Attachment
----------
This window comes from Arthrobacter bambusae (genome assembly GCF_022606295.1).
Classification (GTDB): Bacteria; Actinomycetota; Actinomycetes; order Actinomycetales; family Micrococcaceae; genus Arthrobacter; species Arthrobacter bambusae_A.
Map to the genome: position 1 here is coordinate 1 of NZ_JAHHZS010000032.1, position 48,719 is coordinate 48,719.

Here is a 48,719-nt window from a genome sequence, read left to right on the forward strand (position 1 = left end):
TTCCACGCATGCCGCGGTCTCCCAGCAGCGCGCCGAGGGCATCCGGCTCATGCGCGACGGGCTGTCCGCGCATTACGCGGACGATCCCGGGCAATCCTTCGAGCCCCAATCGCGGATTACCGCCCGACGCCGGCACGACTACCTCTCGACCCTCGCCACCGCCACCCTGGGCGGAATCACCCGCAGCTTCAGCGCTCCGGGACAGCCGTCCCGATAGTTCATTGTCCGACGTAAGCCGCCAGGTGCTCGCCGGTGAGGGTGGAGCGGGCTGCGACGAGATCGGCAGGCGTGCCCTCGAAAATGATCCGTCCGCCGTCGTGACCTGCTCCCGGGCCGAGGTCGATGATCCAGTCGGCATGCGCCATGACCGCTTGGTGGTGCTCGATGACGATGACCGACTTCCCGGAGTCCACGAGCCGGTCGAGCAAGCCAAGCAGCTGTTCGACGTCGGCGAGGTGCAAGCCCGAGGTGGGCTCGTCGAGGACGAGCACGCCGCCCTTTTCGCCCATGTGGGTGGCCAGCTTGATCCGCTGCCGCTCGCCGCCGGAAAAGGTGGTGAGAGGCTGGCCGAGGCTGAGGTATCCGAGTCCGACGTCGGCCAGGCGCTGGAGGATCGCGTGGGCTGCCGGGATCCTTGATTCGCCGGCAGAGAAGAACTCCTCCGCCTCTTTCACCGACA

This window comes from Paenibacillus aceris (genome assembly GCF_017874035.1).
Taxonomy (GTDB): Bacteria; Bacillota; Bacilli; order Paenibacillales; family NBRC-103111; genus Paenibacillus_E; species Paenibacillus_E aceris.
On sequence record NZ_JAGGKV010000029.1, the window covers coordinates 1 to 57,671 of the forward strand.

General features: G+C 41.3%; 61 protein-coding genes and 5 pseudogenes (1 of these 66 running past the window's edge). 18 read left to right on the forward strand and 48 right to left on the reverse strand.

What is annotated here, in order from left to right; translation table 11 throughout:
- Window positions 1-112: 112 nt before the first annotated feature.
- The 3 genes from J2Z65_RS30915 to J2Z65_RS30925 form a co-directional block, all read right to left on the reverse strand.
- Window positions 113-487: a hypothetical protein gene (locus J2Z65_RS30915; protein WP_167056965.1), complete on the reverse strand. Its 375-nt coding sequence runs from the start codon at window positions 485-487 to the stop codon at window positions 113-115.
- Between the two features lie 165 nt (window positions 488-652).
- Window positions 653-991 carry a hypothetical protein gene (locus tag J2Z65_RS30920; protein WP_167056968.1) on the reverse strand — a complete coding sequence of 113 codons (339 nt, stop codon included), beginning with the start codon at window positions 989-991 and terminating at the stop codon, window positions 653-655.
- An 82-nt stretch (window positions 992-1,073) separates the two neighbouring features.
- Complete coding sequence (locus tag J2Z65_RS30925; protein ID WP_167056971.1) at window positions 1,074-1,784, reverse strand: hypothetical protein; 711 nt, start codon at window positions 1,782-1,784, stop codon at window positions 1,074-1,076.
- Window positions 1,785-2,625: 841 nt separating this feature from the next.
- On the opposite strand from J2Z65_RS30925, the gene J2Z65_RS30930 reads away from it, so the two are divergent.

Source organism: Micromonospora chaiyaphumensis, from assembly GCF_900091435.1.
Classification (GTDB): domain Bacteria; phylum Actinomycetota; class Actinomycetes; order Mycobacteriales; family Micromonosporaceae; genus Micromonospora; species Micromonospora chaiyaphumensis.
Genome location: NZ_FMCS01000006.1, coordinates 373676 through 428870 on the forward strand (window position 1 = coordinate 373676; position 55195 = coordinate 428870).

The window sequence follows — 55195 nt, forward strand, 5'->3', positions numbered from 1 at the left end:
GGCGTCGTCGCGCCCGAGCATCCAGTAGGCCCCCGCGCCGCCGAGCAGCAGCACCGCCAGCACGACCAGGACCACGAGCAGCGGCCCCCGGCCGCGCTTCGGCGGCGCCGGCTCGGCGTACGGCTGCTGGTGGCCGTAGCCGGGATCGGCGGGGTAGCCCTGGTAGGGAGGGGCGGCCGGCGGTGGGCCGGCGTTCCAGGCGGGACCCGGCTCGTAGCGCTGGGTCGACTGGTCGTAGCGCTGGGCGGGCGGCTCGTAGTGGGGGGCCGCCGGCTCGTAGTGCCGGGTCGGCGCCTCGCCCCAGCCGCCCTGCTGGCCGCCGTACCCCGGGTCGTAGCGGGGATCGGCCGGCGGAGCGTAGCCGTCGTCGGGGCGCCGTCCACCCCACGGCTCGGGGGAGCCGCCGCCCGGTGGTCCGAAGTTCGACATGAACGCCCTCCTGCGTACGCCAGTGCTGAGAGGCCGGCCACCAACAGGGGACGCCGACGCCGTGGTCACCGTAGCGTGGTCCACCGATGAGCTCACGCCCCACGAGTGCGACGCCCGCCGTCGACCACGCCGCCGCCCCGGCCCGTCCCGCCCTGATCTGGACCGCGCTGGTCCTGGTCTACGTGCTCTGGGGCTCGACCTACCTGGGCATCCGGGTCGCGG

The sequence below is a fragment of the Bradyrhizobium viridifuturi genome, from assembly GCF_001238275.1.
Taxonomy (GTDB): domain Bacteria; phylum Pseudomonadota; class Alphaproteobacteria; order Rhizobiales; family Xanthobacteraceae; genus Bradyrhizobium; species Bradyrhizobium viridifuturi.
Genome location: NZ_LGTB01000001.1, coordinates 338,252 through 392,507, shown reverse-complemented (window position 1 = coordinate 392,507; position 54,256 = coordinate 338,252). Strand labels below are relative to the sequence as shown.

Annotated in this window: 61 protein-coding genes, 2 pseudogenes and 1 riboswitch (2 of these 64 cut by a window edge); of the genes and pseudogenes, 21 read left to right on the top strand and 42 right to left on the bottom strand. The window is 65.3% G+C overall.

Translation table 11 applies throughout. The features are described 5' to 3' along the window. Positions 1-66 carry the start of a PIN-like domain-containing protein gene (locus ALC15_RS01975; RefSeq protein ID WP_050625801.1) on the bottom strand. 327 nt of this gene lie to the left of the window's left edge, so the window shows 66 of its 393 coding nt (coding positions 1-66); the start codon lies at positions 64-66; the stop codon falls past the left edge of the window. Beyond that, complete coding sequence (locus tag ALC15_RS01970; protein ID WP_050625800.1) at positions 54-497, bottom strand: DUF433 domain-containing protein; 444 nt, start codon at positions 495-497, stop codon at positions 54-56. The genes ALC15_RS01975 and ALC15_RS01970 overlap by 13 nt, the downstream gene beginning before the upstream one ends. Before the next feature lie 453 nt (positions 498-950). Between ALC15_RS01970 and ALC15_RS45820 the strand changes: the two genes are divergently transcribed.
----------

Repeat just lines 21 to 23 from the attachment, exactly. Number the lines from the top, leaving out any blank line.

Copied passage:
Classification (GTDB): domain Bacteria; phylum Actinomycetota; class Actinomycetes; order Mycobacteriales; family Micromonosporaceae; genus Micromonospora; species Micromonospora chaiyaphumensis.
Genome location: NZ_FMCS01000006.1, coordinates 373676 through 428870 on the forward strand (window position 1 = coordinate 373676; position 55195 = coordinate 428870).

The window sequence follows — 55195 nt, forward strand, 5'->3', positions numbered from 1 at the left end: